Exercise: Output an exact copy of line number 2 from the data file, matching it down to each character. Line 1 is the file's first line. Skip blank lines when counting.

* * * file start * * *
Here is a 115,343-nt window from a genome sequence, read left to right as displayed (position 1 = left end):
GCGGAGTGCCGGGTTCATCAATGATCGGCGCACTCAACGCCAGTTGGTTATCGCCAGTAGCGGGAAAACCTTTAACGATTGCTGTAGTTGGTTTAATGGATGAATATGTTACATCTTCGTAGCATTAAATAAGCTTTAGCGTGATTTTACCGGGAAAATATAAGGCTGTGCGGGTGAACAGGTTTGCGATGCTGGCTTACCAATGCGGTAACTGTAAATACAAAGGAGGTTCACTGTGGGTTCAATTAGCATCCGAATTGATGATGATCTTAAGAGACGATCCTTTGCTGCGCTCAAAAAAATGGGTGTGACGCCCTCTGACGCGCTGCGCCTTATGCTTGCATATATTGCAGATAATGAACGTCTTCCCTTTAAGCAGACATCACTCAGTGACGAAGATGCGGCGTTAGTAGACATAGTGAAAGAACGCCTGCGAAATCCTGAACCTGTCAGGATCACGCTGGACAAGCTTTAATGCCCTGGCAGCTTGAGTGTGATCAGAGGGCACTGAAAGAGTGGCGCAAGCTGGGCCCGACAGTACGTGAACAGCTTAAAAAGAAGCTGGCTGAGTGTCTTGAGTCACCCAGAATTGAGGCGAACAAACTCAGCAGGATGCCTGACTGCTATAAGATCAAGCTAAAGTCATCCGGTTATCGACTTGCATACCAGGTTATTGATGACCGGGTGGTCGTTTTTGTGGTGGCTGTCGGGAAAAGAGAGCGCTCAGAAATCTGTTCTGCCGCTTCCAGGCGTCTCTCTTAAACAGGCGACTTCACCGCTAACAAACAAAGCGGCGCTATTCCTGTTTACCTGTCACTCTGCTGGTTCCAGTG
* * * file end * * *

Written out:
GCGGAGTGCCGGGTTCATCAATGATCGGCGCACTCAACGCCAGTTGGTTATCGCCAGTAGCGGGAAAACCTTTAACGATTGCTGTAGTTGGTTTAATGGATGAATATGTTACATCTTCGTAGCATTAAATAAGCTTTAGCGTGATTTTACCGGGAAAATATAAGGCTGTGCGGGTGAACAGGTTTGCGATGCTGGCTTACCAATGCGGTAACTGTAAATACAAAGGAGGTTCACTGTGGGTTCAATTAGCATCCGAATTGATGATGATCTTAAGAGACGATCCTTTGCTGCGCTCAAAAAAATGGGTGTGACGCCCTCTGACGCGCTGCGCCTTATGCTTGCATATATTGCAGATAATGAACGTCTTCCCTTTAAGCAGACATCACTCAGTGACGAAGATGCGGCGTTAGTAGACATAGTGAAAGAACGCCTGCGAAATCCTGAACCTGTCAGGATCACGCTGGACAAGCTTTAATGCCCTGGCAGCTTGAGTGTGATCAGAGGGCACTGAAAGAGTGGCGCAAGCTGGGCCCGACAGTACGTGAACAGCTTAAAAAGAAGCTGGCTGAGTGTCTTGAGTCACCCAGAATTGAGGCGAACAAACTCAGCAGGATGCCTGACTGCTATAAGATCAAGCTAAAGTCATCCGGTTATCGACTTGCATACCAGGTTATTGATGACCGGGTGGTCGTTTTTGTGGTGGCTGTCGGGAAAAGAGAGCGCTCAGAAATCTGTTCTGCCGCTTCCAGGCGTCTCTCTTAAACAGGCGACTTCACCGCTAACAAACAAAGCGGCGCTATTCCTGTTTACCTGTCACTCTGCTGGTTCCAGTG